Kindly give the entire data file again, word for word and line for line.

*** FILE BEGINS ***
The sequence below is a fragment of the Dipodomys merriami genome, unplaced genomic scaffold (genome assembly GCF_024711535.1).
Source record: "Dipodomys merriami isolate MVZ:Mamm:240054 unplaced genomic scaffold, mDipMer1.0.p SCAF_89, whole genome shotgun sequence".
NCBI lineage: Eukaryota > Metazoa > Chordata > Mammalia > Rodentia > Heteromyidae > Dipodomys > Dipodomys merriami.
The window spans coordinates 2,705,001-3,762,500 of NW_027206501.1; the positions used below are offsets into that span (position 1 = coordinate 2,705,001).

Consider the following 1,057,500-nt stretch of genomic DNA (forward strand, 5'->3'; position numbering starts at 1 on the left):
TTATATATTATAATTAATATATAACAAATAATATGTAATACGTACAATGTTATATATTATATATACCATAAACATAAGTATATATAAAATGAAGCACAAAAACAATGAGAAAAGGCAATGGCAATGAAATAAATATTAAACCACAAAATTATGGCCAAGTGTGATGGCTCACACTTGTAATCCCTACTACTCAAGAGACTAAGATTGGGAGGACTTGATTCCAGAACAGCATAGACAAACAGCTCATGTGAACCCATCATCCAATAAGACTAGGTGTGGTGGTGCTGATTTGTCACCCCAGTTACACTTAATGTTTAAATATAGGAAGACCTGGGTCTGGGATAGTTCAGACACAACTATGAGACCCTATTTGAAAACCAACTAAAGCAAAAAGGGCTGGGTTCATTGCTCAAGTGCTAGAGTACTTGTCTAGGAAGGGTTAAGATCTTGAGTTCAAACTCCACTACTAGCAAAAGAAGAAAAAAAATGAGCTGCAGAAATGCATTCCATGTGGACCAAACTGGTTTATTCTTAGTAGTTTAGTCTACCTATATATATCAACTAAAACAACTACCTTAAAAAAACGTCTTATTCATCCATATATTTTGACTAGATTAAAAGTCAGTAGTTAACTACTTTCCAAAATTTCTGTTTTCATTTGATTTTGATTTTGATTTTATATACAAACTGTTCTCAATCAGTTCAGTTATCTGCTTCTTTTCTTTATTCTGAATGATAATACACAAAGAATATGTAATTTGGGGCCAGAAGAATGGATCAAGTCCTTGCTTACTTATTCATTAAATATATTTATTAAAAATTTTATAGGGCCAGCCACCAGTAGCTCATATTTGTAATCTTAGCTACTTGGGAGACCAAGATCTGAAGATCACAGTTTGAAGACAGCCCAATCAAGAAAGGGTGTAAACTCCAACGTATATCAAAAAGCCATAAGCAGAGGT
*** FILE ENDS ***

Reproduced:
The sequence below is a fragment of the Dipodomys merriami genome, unplaced genomic scaffold (genome assembly GCF_024711535.1).
Source record: "Dipodomys merriami isolate MVZ:Mamm:240054 unplaced genomic scaffold, mDipMer1.0.p SCAF_89, whole genome shotgun sequence".
NCBI lineage: Eukaryota > Metazoa > Chordata > Mammalia > Rodentia > Heteromyidae > Dipodomys > Dipodomys merriami.
The window spans coordinates 2,705,001-3,762,500 of NW_027206501.1; the positions used below are offsets into that span (position 1 = coordinate 2,705,001).

Consider the following 1,057,500-nt stretch of genomic DNA (forward strand, 5'->3'; position numbering starts at 1 on the left):
TTATATATTATAATTAATATATAACAAATAATATGTAATACGTACAATGTTATATATTATATATACCATAAACATAAGTATATATAAAATGAAGCACAAAAACAATGAGAAAAGGCAATGGCAATGAAATAAATATTAAACCACAAAATTATGGCCAAGTGTGATGGCTCACACTTGTAATCCCTACTACTCAAGAGACTAAGATTGGGAGGACTTGATTCCAGAACAGCATAGACAAACAGCTCATGTGAACCCATCATCCAATAAGACTAGGTGTGGTGGTGCTGATTTGTCACCCCAGTTACACTTAATGTTTAAATATAGGAAGACCTGGGTCTGGGATAGTTCAGACACAACTATGAGACCCTATTTGAAAACCAACTAAAGCAAAAAGGGCTGGGTTCATTGCTCAAGTGCTAGAGTACTTGTCTAGGAAGGGTTAAGATCTTGAGTTCAAACTCCACTACTAGCAAAAGAAGAAAAAAAATGAGCTGCAGAAATGCATTCCATGTGGACCAAACTGGTTTATTCTTAGTAGTTTAGTCTACCTATATATATCAACTAAAACAACTACCTTAAAAAAACGTCTTATTCATCCATATATTTTGACTAGATTAAAAGTCAGTAGTTAACTACTTTCCAAAATTTCTGTTTTCATTTGATTTTGATTTTGATTTTATATACAAACTGTTCTCAATCAGTTCAGTTATCTGCTTCTTTTCTTTATTCTGAATGATAATACACAAAGAATATGTAATTTGGGGCCAGAAGAATGGATCAAGTCCTTGCTTACTTATTCATTAAATATATTTATTAAAAATTTTATAGGGCCAGCCACCAGTAGCTCATATTTGTAATCTTAGCTACTTGGGAGACCAAGATCTGAAGATCACAGTTTGAAGACAGCCCAATCAAGAAAGGGTGTAAACTCCAACGTATATCAAAAAGCCATAAGCAGAGGT